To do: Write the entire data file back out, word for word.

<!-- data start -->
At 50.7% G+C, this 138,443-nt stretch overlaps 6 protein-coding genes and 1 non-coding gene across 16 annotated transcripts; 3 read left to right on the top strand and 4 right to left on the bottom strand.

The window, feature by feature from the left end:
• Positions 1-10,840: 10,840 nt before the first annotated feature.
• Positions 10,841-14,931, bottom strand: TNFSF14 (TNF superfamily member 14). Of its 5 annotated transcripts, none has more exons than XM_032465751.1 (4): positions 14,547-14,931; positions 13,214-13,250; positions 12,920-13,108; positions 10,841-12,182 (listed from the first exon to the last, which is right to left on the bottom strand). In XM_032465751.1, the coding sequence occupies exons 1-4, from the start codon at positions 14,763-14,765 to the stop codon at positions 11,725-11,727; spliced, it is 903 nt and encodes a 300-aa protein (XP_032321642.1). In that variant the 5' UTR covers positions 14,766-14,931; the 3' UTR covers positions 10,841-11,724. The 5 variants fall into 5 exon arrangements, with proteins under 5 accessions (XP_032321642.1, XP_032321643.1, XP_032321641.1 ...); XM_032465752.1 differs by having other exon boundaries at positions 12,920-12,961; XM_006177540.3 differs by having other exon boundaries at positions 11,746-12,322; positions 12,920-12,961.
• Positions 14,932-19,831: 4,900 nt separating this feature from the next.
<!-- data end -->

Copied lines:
At 50.7% G+C, this 138,443-nt stretch overlaps 6 protein-coding genes and 1 non-coding gene across 16 annotated transcripts; 3 read left to right on the top strand and 4 right to left on the bottom strand.

The window, feature by feature from the left end:
• Positions 1-10,840: 10,840 nt before the first annotated feature.
• Positions 10,841-14,931, bottom strand: TNFSF14 (TNF superfamily member 14). Of its 5 annotated transcripts, none has more exons than XM_032465751.1 (4): positions 14,547-14,931; positions 13,214-13,250; positions 12,920-13,108; positions 10,841-12,182 (listed from the first exon to the last, which is right to left on the bottom strand). In XM_032465751.1, the coding sequence occupies exons 1-4, from the start codon at positions 14,763-14,765 to the stop codon at positions 11,725-11,727; spliced, it is 903 nt and encodes a 300-aa protein (XP_032321642.1). In that variant the 5' UTR covers positions 14,766-14,931; the 3' UTR covers positions 10,841-11,724. The 5 variants fall into 5 exon arrangements, with proteins under 5 accessions (XP_032321642.1, XP_032321643.1, XP_032321641.1 ...); XM_032465752.1 differs by having other exon boundaries at positions 12,920-12,961; XM_006177540.3 differs by having other exon boundaries at positions 11,746-12,322; positions 12,920-12,961.
• Positions 14,932-19,831: 4,900 nt separating this feature from the next.